runner man training on sunset beach running barefoot

What are the Benefits of Running in the Evening?

The benefits of evening running are also largely dependent on what exact time the run starts.

While late afternoon seems to be the peak physical time for best running performance, this window seems to stretch until almost 7 PM at night.

So, the early evening is also an optimal time to head out for a run -assuming you have properly fueled your body throughout the day.

Reaction time, aerobic capacity, and body temperature are all still at impressive levels at this particular time of day, which definitely leads to better results in terms of speed and injury prevention.

After 7 PM, body temperature and lung performance start to dip. We also tend to be much more mentally tired in the evening, especially after a long day of work and social interaction.

However, running later in the day also has some important ramifications – especially relating to sleep. A run just before bed can help you blow off some steam after a long day.

Despite an elevated heartbeat upon, overall sleep quality seems to remain unaffected by running after the sun goes down.

This is contrary to the popular belief that running later at night impacts sleep quality in a negative manner – this appears to not be the case, although some people still may find running earlier in the day helps them get to sleep quicker.

Athletes foot close-up with heel support running shoes

Is There REALLY the Best Time of the Day to Run?

As you can see, there are clearly so many different factors to consider when debating running in the morning vs. evening.

It really boils down to individual preference and balancing performance-based goals with the rest of your work, family, and social life.

Whatever time will allow you to run on the most consistent basis is likely the best place to start.

Why run in the morning?

Maybe you have a hectic 9-5 job and/or a family life that doesn’t allow you to run in the afternoon or evening.

Perhaps it is easier for you to commit and stick to a running plan if you just get it out of the way first thing after waking up.

It might even be because of the added physical challenge of testing yourself when your body isn’t at its best in terms of physiological processing.

Exposure to the natural light first thing in the morning can also help set a positive tone for the rest of the day, especially after the release of endorphins post-run.

Whatever the reason, there are certainly many noteworthy benefits.

How about the afternoon?

Having the ability to take a break from a long workday to work up a sweat has numerous positive effects.

You may also find yourself much more efficient for the rest of the day while also maintaining a more upbeat attitude and a stress-free mindset.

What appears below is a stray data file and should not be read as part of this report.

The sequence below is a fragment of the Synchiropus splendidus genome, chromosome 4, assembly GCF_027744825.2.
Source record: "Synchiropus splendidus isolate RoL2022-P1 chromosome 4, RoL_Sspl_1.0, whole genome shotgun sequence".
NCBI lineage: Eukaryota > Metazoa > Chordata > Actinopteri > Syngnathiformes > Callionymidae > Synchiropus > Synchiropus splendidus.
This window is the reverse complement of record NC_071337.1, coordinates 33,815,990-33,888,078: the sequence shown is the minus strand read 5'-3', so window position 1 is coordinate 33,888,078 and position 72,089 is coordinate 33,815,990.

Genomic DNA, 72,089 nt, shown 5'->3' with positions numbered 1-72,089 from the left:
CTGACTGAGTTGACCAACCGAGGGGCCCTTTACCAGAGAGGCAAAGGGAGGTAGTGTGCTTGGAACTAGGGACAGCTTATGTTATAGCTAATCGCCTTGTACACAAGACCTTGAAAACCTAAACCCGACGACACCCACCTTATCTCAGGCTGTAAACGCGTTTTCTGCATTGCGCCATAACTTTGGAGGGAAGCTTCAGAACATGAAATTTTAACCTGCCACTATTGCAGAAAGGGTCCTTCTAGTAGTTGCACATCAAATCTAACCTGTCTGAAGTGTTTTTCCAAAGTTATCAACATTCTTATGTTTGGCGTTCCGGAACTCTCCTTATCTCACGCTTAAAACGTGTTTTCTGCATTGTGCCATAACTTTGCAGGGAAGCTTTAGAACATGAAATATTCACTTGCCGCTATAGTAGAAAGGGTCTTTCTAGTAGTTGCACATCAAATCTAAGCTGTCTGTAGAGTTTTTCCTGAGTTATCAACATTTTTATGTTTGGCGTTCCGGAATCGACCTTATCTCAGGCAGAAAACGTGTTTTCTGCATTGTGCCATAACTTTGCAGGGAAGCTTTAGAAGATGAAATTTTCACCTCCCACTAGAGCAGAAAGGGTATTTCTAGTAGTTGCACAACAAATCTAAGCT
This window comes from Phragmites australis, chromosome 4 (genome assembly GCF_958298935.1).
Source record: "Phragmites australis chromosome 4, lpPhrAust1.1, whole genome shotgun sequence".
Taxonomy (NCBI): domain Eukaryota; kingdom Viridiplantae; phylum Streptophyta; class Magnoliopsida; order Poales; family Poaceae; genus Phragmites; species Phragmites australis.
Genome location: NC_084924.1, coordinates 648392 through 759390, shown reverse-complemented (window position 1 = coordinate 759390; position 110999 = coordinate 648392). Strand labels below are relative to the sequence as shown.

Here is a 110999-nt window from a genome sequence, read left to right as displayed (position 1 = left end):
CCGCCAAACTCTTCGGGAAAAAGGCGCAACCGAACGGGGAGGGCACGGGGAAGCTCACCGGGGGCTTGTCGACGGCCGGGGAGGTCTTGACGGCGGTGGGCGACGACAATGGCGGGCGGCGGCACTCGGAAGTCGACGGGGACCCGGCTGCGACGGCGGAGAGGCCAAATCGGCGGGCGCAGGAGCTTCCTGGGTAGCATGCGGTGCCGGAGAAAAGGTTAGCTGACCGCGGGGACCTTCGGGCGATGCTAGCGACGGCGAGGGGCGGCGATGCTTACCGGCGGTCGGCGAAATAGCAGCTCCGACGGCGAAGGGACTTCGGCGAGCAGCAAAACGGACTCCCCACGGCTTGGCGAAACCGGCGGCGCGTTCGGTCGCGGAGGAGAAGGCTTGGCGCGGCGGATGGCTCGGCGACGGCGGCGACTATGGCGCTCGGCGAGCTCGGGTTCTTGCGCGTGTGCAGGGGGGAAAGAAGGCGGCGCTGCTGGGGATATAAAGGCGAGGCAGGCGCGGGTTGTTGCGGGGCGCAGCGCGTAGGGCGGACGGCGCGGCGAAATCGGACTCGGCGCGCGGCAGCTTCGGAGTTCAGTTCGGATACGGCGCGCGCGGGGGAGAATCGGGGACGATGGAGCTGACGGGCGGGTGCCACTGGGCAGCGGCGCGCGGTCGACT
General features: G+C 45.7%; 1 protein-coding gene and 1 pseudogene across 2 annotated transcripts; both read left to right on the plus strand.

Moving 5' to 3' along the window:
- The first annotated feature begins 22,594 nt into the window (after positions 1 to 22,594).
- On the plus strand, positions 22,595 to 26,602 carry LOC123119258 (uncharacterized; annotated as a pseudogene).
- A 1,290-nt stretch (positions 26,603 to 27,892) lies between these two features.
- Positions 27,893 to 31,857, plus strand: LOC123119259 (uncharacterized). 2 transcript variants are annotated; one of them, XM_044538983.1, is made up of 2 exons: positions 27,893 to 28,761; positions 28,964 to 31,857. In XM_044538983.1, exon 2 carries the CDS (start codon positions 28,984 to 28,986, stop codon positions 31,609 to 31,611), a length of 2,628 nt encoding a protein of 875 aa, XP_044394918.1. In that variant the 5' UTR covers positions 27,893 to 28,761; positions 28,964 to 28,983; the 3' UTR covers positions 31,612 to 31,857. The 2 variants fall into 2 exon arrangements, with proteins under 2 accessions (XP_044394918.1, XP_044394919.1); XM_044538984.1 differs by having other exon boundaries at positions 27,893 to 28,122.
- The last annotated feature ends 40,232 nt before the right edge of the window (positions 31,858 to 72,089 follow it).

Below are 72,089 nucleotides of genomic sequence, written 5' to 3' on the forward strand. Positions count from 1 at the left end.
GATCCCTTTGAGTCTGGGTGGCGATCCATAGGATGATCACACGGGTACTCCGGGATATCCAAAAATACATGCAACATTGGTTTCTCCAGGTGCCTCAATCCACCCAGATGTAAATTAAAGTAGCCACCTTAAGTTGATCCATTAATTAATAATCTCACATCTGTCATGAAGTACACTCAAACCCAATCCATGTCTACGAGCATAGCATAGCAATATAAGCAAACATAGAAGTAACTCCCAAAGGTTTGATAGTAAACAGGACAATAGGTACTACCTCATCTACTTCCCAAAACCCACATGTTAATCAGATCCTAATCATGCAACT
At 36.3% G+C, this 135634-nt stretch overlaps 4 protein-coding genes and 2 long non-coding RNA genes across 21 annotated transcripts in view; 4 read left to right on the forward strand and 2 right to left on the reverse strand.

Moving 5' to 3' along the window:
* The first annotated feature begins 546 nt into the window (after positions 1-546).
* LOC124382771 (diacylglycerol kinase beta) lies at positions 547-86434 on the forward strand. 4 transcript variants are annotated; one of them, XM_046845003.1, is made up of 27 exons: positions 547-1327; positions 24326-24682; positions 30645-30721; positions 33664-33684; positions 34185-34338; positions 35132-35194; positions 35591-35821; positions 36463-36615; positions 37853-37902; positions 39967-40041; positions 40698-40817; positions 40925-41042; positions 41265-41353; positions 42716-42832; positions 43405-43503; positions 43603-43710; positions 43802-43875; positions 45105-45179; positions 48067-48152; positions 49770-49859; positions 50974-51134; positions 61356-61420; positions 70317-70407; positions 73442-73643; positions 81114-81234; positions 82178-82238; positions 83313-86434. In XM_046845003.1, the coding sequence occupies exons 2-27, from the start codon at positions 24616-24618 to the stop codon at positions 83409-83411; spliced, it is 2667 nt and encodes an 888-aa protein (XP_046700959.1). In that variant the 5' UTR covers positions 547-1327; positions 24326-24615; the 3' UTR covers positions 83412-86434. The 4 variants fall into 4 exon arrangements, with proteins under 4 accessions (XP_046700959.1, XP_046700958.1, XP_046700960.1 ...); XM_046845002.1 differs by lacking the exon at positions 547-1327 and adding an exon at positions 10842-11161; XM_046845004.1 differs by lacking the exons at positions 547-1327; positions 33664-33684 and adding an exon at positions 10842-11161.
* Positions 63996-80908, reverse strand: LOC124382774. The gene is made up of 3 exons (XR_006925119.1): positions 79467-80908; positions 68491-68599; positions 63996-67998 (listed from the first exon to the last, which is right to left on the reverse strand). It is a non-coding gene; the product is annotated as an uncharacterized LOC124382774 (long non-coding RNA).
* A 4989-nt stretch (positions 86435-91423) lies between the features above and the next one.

The body also peaks at this time, so if you are only worried about performing the best each and every time you head out for a run, this is likely the best time slot to do so.

Maybe go for an evening run?

People who are in search of the benefits of evening running tend to need an outlet to mentally reset or unwind at the end of a long day.

Although the body may not quite be at its physical peak as it prepares for another night of sleep, it still is in fairly optimal shape up until 7 PM.

Remember to give yourself plenty of time to digest your evening meal before heading out if you eat prior to leaving, or before you go to bed if you eat upon completion of your run.

fitness woman runner trail running

Are You Running Towards a Race Day?

It is also important to note that if you are training for a marathon, triathlon, or any other specific event, it is most beneficial to run at the same time of day that the race itself will take place.

This will allow your body to adjust and get used to performing at the same over an extended period of time.

Our body functions differently depending on what time of day running takes place – if we take time to get used to running at a specific time, the big day should feel no different than any other run.

Training that way will ensure that you are at your absolute best, both physically AND mentally, for the race day.

At the end of the day, your circadian rhythm (the daily cycle that regulates bodily functions such as blood pressure, temperature, metabolism, etc.) can slowly shift to accommodate whatever running time works best for you and your schedule.

Although your body takes several weeks to get used to a new routine, it usually settles in after around a month.

Once you get accustomed to the same routine on a daily basis, the mental and physical requirements to perform optimally during a run tend to fall nicely into place.

While running at certain times will always have certain benefits that other times may not, it truly does come down to looking at your individual lifestyle, schedule preference, and training goals.

Summary

I hope you found a lot of useful information in this article – finding the best time to run is a deeply personal question that doesn’t necessarily have one specific answer.

Running in the morning vs. evening isn’t as important as finding a way to run on a consistent basis. No matter when you run, finding ways to fit exercise into your daily routine will always be the most important issue.

The best time to go for a run is whenever you can fit one in.

Unless you are a professional athlete or have an extremely rigid schedule, this time will likely vary slightly.

Remember that running in the morning is worse in terms of physical performance but better in terms of mental performance – and that the reverse is true later in the day.

Please feel free to leave a comment below with any questions or thoughts about your experiences running at different times throughout the day – I always love to hear from our readers!